Herbaceous Trees

P91005KPalms are like ‘Red Delicious’ apples. It seems that most people dislike them; but they also seem to be very popular. Seriously, if only a few people like ‘Red Delicious’ apples, why are they so common in supermarkets? If most of us dislike palms, why are they so common in the San Jose Skyline?

I suspect that palms really are as unpopular as they seem to be, but that they are also very conspicuous within their situations. Not only are they focal points of the landscapes in which they live, but most types eventually stand as tall as the tallest trees in the neighborhood, and some get significantly taller. They are innately the most prominent trees within their neighborhoods.

Palm are not like other trees though. Arborists may classify them as ‘herbaceous trees’. They are foliar plants while young, producing increasingly large leaves from terrestrial rosettes. They only ‘launch’ and start to develop their trunks after the formerly terrestrial rosettes have grown wide enough to do so.

Not only are their trunks no wider than their associated foliar rosettes, but they get no wider as they grow taller. The base of a trunk of a palm is as wide when the tree is only a few feet tall as it will be when the tree grows to forty feet tall. Mexican fan palms are only wider at their bases because they start out like that.

Palms with slender trunks can launch much sooner than those with wider trunks. It does not take long for their rosettes to get as wide as their trunks. Canary Island date palms have rather plump trunks, so may need to mature for many years before they launch.

Yuccas and dracaenas are not really palms. Their trunks expand and develop branches as they grow and mature.



P71108A plant that clings to another plant for support without parasitizing it is an epiphyte. Some do it to get a bit more sunlight closer to the ceiling of a dense forest. Others do it to get up off of the forest floor to avoid competition with conventionally terrestrial plants. Maybe some just want to avoid grazing animals. It is often difficult to determine why plants do what they do.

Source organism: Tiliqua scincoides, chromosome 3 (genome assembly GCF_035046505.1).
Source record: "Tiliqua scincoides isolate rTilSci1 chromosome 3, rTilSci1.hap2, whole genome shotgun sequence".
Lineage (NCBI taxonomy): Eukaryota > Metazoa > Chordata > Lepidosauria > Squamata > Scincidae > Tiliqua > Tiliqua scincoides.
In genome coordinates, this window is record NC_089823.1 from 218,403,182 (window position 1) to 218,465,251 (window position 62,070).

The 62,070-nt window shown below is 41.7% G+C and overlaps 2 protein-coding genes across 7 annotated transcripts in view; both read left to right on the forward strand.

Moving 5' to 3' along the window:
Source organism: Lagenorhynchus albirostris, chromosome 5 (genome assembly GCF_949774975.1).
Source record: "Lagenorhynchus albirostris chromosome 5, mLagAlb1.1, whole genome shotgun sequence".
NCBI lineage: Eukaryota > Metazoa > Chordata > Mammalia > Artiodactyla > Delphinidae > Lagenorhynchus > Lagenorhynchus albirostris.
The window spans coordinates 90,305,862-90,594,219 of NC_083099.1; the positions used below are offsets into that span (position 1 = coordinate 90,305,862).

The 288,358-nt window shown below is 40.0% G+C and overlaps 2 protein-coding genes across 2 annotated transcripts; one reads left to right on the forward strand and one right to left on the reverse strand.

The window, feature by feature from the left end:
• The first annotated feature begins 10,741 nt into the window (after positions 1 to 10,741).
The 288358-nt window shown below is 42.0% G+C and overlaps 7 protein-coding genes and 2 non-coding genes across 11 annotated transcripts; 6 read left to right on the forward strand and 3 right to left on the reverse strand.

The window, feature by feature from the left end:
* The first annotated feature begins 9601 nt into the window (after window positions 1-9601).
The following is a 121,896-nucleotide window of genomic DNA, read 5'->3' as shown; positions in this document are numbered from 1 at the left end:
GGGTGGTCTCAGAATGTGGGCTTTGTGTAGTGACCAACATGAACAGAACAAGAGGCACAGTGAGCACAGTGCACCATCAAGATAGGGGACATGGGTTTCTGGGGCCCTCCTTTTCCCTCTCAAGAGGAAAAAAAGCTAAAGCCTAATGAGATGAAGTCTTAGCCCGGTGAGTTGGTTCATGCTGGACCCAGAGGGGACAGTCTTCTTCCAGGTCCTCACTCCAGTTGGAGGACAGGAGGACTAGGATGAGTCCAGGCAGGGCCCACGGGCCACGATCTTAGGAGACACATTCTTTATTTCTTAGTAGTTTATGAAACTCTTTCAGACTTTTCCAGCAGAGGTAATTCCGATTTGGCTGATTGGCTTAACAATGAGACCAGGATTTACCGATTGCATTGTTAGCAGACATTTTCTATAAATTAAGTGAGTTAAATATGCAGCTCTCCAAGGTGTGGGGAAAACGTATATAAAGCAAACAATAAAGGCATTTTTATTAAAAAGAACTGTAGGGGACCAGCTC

Spider plants, ephiphyllums and many types of orchids, bromeliads and ferns are some of the more familiar epiphytes. Most do not actually cling to trees. They instead live in the crotches of limbs where debris from the foliar canopy above accumulates. Either way, they do not need much organic matter in which to disperse their roots, and some need none at all. Many collect what they need from the air and precipitation.

This is not about an epiphyte.

It is about a Mexican fan palm that thought it was epiphyte.

You might have though that the picture above depicts a common Mexican fan palm next to a surly London planetree. With closer inspection, you will notice that the palm lacks a trunk at ground level. The utility pole visible below the palm is not attached to it, and does not support it. Yet, the palm does not just hover there. It grew from a cavity in the London planetree.

Most of us know how many plants self sow in weird places. Sometimes they appear where they are welcome. Usually, they end up in pots with other plants, too close to pavement, or in rain gutters that have not been cleaned out enough. Of course, big trees commonly appear under utility cables. Once in a while something self sows in a decaying cavity of a tree.

Most of us have enough sense to remove self sown trees and plants that appears where they can not live for long without causing problems. Those of us who hire gardeners tend to trust and hope that the gardeners would exhibit the same sort of common sense. After all, that is part of what they are payed significant money for.

Unfortunately, Mexican fan palms are not epiphytic. They are just too heavy, even when young.